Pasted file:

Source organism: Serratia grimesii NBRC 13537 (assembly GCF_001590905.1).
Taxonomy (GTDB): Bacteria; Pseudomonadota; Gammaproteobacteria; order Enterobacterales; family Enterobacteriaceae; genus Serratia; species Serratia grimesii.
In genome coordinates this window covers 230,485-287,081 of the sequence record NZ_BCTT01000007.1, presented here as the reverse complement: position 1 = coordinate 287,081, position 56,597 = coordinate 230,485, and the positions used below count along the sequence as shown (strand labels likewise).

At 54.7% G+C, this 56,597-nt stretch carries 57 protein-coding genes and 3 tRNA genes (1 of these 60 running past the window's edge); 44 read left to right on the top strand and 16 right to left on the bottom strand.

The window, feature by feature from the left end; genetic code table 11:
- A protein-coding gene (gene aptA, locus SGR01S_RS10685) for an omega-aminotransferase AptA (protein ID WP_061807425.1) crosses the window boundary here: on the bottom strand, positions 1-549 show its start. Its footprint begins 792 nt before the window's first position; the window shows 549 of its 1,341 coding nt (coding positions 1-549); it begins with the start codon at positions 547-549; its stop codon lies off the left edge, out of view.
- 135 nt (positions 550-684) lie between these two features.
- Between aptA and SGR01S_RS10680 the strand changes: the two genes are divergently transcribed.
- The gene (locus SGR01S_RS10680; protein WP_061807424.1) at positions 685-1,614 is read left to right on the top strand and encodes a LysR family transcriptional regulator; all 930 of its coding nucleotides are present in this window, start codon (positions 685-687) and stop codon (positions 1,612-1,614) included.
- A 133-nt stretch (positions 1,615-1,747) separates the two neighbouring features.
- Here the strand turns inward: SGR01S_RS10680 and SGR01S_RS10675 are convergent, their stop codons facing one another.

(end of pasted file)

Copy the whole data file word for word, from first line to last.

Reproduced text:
Source organism: Serratia grimesii NBRC 13537 (assembly GCF_001590905.1).
Taxonomy (GTDB): Bacteria; Pseudomonadota; Gammaproteobacteria; order Enterobacterales; family Enterobacteriaceae; genus Serratia; species Serratia grimesii.
In genome coordinates this window covers 230,485-287,081 of the sequence record NZ_BCTT01000007.1, presented here as the reverse complement: position 1 = coordinate 287,081, position 56,597 = coordinate 230,485, and the positions used below count along the sequence as shown (strand labels likewise).

At 54.7% G+C, this 56,597-nt stretch carries 57 protein-coding genes and 3 tRNA genes (1 of these 60 running past the window's edge); 44 read left to right on the top strand and 16 right to left on the bottom strand.

The window, feature by feature from the left end; genetic code table 11:
- A protein-coding gene (gene aptA, locus SGR01S_RS10685) for an omega-aminotransferase AptA (protein ID WP_061807425.1) crosses the window boundary here: on the bottom strand, positions 1-549 show its start. Its footprint begins 792 nt before the window's first position; the window shows 549 of its 1,341 coding nt (coding positions 1-549); it begins with the start codon at positions 547-549; its stop codon lies off the left edge, out of view.
- 135 nt (positions 550-684) lie between these two features.
- Between aptA and SGR01S_RS10680 the strand changes: the two genes are divergently transcribed.
- The gene (locus SGR01S_RS10680; protein WP_061807424.1) at positions 685-1,614 is read left to right on the top strand and encodes a LysR family transcriptional regulator; all 930 of its coding nucleotides are present in this window, start codon (positions 685-687) and stop codon (positions 1,612-1,614) included.
- A 133-nt stretch (positions 1,615-1,747) separates the two neighbouring features.
- Here the strand turns inward: SGR01S_RS10680 and SGR01S_RS10675 are convergent, their stop codons facing one another.